Integrity – Inward Orientation – Outward Manifestation

Integrity is an inward orientation that demands congruency between our closely held values and our thoughts, words and action. 

You can’t fake integrity.  We’ve all heard the breezy sayings that give us a sense of what integrity means behaviorally; “walk the talk,” “say what you mean, mean what you say,” “do what you say you are going to do,” and my personal favorite, “do the right thing even if no one is looking!” Having integrity is a positive attribute often associated with honesty, trustworthiness and soundness of moral character.

To live and lead with integrity is a choice.  Once integrity is chosen there is a cascade of other behaviors that will naturally follow such as accountability, transparency, and consistency.  So, it’s easy to see how having integrity is foundational to all your relationships and daily life transactions.

What may be a somewhat unexpected behavior is the willingness to be vulnerable.  When someone says, “I don’t know” or “I was wrong and don’t know how to make it right,” they are also exhibiting integrity.  They may have totally messed up or are afraid they are about to mess up and are raising their own red flag of distress.  There is a kind of courage found in vulnerability which is rooted in the virtue of integrity.

And because one of the hallmarks of integrity is consistency, it demands practice.  You can get better at it; here’s how.  Start with your primary relationship – the one you have with yourself.  Cultivate self-knowledge so you can create trust with yourself.  Question your own motivations, fears, aspirations and beliefs.  Be fearless in your self-interrogatory.  That said, also approach it with self-compassion.  Then take the next step.

Review your behavior.  Have you ever done or said something that didn’t align with your personal beliefs or values?  Let’s face it, most of us have at one time or another.  And when we do, we are, in that moment, lacking integrity.  We regain our integrity when we dig in and figure out why and then take steps to remediate the situation.

Sounds like a lot of work?  Maybe.  But over time you will find that you know yourself better and better.  You will learn what triggers cause you to behave without integrity and can create strategies to avoid them.

It is a choice to live and lead with integrity.  It is a choice not everyone makes.  Know that people of integrity contribute mightily to our society.  In an era, fraught with trust issues, living and leading with integrity is needed more than ever.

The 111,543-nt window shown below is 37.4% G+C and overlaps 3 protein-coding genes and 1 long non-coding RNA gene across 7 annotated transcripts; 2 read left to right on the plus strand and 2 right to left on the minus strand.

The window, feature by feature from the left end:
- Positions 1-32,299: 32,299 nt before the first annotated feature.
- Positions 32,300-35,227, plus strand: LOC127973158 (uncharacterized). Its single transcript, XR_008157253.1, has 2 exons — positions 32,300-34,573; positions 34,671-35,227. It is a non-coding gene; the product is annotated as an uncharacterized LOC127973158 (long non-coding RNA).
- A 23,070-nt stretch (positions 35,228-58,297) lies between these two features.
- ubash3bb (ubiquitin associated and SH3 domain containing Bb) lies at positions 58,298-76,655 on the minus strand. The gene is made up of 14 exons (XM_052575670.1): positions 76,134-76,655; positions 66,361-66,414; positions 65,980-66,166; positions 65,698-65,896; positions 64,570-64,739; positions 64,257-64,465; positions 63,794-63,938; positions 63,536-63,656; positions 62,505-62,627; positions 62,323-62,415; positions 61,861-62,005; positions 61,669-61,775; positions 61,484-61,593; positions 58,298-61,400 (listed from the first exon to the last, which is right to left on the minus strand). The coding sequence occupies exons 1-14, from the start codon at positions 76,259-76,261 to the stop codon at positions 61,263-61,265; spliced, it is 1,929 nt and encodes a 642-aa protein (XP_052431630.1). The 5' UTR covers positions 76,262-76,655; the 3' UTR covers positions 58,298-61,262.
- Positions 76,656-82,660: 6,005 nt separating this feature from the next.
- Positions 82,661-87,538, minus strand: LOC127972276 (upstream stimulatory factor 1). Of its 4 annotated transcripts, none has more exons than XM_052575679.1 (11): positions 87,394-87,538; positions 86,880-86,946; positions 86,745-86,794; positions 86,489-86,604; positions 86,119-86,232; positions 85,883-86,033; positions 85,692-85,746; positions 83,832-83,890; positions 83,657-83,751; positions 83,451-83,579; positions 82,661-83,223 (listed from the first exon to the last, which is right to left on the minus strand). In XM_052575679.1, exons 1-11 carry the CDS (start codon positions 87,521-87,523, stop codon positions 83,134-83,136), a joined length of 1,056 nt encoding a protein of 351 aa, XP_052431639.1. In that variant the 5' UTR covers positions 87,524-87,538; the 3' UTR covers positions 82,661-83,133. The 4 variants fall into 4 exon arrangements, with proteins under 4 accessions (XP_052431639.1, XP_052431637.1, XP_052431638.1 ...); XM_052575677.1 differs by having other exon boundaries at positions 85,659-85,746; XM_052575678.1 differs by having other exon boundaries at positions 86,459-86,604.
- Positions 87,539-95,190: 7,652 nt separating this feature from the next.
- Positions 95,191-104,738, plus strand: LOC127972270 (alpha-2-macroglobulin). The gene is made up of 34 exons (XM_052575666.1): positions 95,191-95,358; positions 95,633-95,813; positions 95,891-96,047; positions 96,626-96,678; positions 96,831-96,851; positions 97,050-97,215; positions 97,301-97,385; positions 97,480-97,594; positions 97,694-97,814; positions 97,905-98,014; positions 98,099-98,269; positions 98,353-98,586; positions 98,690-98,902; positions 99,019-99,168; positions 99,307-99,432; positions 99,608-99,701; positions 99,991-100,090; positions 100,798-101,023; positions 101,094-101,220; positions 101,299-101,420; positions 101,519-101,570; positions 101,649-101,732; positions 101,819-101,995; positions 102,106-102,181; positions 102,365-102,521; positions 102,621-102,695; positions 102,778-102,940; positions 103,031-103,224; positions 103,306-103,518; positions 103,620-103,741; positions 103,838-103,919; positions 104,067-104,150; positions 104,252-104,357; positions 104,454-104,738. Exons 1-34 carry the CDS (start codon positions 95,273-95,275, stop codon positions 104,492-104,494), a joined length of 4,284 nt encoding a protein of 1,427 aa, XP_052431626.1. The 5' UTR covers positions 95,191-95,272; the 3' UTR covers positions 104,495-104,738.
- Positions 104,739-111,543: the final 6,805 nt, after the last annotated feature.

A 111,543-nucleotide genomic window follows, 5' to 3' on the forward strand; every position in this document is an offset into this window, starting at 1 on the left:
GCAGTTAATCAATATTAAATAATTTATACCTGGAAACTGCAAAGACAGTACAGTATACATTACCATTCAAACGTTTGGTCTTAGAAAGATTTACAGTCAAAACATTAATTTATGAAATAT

Need some help?  This is what I love to do!  I work to help people understand their core values and facilitate the necessary alignment to create integrity and ultimately… success.   My mission is to empower individuals and groups to work with joy and intention.  Let’s get started!


 

Appreciation vs Valuing

Everyone appreciates being appreciated, it’s only natural.  And offering appreciation is easy and it needn’t cost a penny.  Valuing someone and their contribution is a higher level of appreciation.  It also doesn’t necessarily require a financial outlay – but it does require more thoughtfulness.  By that I mean you need to not only know what you value but what they value.

Move from simple appreciation to the deeper act of valuing by invoking the Platinum Rule, “do (give) unto others what they would like to be done unto (be given).”  Often appreciation comes under the guise of the Golden Rule and it bears the likeness of what we value and how we like to be valued.  Let’s be honest, that is just easier!  And that is why valuing someone may takes more time and thoughtfulness.  What motivates this person?  What do they need?  Want?  What can you do to tap into that motivation?

Perhaps it’s time for an example.  You have a staff member who has shown good judgment in a difficult situation and you really appreciate it.  In a staff meeting you state your appreciation of this person and feel good about praising in public.  What perhaps you didn’t know is that this person really wants to be included more than applauded.  What would really get them jazzed would be for their good judgment to be honored by asking for more of it – perhaps including them in a decision-making process, a special work group or task.

Moving from being a good manager to being a great manager can hinge on these seemingly small differentiations.  It requires that you get to know your people, see them as individuals with strengths and preferences. Listen to them, get to know them, take note of conversations where they show excitement and energy and those where they discuss challenges and obstacles.  The next time you are amazed by their contribution and want to show that you not only appreciate it but value it – put that knowledge to use!  Gift them a long lunch, tickets to a comedy show, a gift certificate for a massage, or perhaps an invitation to participate in a leadership circle – it just depends on what you know about what they value.

Give it some thought.  Who in your life is doing a great job and probably needs some affirmation of their value?  What do you know about them and what they value?  Start valuing the good work you see in your life, at work and elsewhere, and see how it will motivate them to even greater heights.  Being truly seen, known and valued for who you are and your contributions is a tremendously powerful gift.  Be generous!

Are you and your team are struggling to be generous with one another and find your way to valuing one another? I am committed to helping you you find a pathway to greater generosity of spirit and positive regard for one another.

Contact me now!